Mon, 03 Aug 2020

While many people may enjoy a game of backyard cricket, only a few go on to become elite professional batsmen in Australia.

Cricket batting is example of what human skills can achieve. The fastest bowling delivery speeds can exceed 150km/h. That leaves a batsman with less than half a second to react.

And to complicate the challenge even further, the environment and pitch they play on can change the trajectory of the delivery every time.

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To find out what gives elite cricketers the edge we interviewed eight expert high-performance international or state-level coaches, who themselves were batsmen at those levels.

We asked them a series of questions to capture the skills they saw as underpinning batting expertise. The results were published recently in PLOS ONE.

While the sample was small, there are not many people who were both elite-level players and coaches, so the research provides a unique understanding of the skills needed to become an expert in their field.

Learn to adapt and know your limits

A key finding of our study is that cricket batting can be viewed, at least in the minds of expert batsmen, as a battle for a sense of control of the game.

To gain this sense of control, batsmen must possess the skills to assess all the key environmental conditions, such as the opposition bowler's plan, the pace of the ball off the pitch, and whether the situation of the game requires scoring or surviving.

An expert batsman's ability to read these conditions and then adapt their strategy and technique was grounded in an understanding of their own game. One said:

But it's not just about knowledge of their own strengths, it's also about their limitations. As another said:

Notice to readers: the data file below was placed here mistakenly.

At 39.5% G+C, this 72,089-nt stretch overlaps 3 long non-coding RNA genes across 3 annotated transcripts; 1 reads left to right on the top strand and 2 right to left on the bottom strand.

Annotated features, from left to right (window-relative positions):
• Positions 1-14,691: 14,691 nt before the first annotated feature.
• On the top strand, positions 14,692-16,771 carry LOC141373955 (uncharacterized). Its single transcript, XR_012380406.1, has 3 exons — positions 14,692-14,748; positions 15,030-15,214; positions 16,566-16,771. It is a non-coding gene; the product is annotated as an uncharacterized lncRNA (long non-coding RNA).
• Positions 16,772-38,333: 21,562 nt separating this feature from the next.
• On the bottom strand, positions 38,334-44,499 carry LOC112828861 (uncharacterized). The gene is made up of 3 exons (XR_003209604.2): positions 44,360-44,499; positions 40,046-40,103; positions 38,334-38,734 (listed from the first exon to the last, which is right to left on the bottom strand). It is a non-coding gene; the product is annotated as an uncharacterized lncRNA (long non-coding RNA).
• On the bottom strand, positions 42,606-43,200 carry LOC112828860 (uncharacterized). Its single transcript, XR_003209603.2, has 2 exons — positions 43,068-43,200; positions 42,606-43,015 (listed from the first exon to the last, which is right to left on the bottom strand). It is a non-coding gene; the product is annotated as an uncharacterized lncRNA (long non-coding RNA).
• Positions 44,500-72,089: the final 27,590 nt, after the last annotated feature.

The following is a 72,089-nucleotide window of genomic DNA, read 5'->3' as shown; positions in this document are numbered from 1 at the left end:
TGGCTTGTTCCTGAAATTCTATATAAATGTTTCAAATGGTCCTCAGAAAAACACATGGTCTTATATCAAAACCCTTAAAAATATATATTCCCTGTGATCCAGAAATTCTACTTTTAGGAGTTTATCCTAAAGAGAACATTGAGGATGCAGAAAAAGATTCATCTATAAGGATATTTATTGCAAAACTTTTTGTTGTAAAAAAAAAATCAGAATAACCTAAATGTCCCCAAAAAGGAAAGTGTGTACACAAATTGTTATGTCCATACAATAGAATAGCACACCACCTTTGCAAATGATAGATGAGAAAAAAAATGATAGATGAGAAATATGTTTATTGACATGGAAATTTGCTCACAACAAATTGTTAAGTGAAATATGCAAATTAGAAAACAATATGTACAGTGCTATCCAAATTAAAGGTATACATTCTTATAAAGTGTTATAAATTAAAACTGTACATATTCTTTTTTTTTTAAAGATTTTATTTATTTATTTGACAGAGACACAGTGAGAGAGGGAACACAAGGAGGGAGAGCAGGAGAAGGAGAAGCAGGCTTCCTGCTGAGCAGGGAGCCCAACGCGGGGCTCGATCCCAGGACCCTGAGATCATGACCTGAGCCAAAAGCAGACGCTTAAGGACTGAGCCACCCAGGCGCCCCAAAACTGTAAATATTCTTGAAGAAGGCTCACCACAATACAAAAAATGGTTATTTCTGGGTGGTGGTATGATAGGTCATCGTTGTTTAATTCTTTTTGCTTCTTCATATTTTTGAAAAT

Being able to accurately assess the opposition's plan and the pitch conditions, and adapt accordingly, is no easy feat, and it doesn't always go to plan.

A batsman's worst enemy, as any sportsperson knows, can sometimes be themselves. The high-stakes, high-pressure situation within a game can create anxiety, clouding the ability to read the conditions, and have a negative impact on decision-making.

Routines and reflection

How expert batsmen continually assess the state of the game and keep their emotions in check comes down to what they do between deliveries.

Expert batsmen highlighted these periods in between deliveries as crucial. They engaged in a process of reflection to update their knowledge of the key environmental conditions, such as the pitch or the way the opposition bowled.

A brief switch-off period between deliveries was also highlighted as crucial to help overcome mental and physical fatigue during performances that can stretch for hours or across days.

To help with that process, expert players develop routines.

Now you know what's happening next time you see a batsman walk about the pitch between play.

We can all learn from elite players

Traditionally in sport, expertise has been thought of as the attainment of near-flawless technical abilities. But at the professional level that's what all players from both sides are hoping to achieve.

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For those players to have the edge, our research shows technical ability is only part of the game. The ability to be flexible, learn and adapt to each environment is seen as critical, including the ability to learn from any mistakes.

Taking that time to reflect on what just happened is crucial. And what happens between each delivery can sometimes be just as important as how they play the delivery itself.

Incorporating these ideas within any coaching practices, be it sport or something else, could greatly benefit the development of any expertise.

Author: Jonathan Connor - Lecturer, James Cook University The Conversation

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